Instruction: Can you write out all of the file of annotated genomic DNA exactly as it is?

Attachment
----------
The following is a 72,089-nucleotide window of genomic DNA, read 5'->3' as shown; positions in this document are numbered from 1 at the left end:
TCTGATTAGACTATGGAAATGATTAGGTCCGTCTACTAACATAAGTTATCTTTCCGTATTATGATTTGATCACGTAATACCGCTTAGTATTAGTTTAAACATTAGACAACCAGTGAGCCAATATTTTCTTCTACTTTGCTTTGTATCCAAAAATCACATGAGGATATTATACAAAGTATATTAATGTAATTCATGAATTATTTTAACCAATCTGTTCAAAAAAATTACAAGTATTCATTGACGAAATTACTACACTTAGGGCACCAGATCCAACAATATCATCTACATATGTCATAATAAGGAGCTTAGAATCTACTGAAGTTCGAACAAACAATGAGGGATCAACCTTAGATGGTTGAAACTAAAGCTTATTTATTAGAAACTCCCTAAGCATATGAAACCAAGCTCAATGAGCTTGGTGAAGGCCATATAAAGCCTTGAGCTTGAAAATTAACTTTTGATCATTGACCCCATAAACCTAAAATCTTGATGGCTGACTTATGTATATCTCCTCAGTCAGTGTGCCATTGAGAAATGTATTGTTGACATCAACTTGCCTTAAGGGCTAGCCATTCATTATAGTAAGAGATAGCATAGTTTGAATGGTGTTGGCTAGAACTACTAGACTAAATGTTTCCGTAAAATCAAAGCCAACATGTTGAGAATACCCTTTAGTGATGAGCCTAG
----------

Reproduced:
The following is a 72,089-nucleotide window of genomic DNA, read 5'->3' as shown; positions in this document are numbered from 1 at the left end:
TCTGATTAGACTATGGAAATGATTAGGTCCGTCTACTAACATAAGTTATCTTTCCGTATTATGATTTGATCACGTAATACCGCTTAGTATTAGTTTAAACATTAGACAACCAGTGAGCCAATATTTTCTTCTACTTTGCTTTGTATCCAAAAATCACATGAGGATATTATACAAAGTATATTAATGTAATTCATGAATTATTTTAACCAATCTGTTCAAAAAAATTACAAGTATTCATTGACGAAATTACTACACTTAGGGCACCAGATCCAACAATATCATCTACATATGTCATAATAAGGAGCTTAGAATCTACTGAAGTTCGAACAAACAATGAGGGATCAACCTTAGATGGTTGAAACTAAAGCTTATTTATTAGAAACTCCCTAAGCATATGAAACCAAGCTCAATGAGCTTGGTGAAGGCCATATAAAGCCTTGAGCTTGAAAATTAACTTTTGATCATTGACCCCATAAACCTAAAATCTTGATGGCTGACTTATGTATATCTCCTCAGTCAGTGTGCCATTGAGAAATGTATTGTTGACATCAACTTGCCTTAAGGGCTAGCCATTCATTATAGTAAGAGATAGCATAGTTTGAATGGTGTTGGCTAGAACTACTAGACTAAATGTTTCCGTAAAATCAAAGCCAACATGTTGAGAATACCCTTTAGTGATGAGCCTAG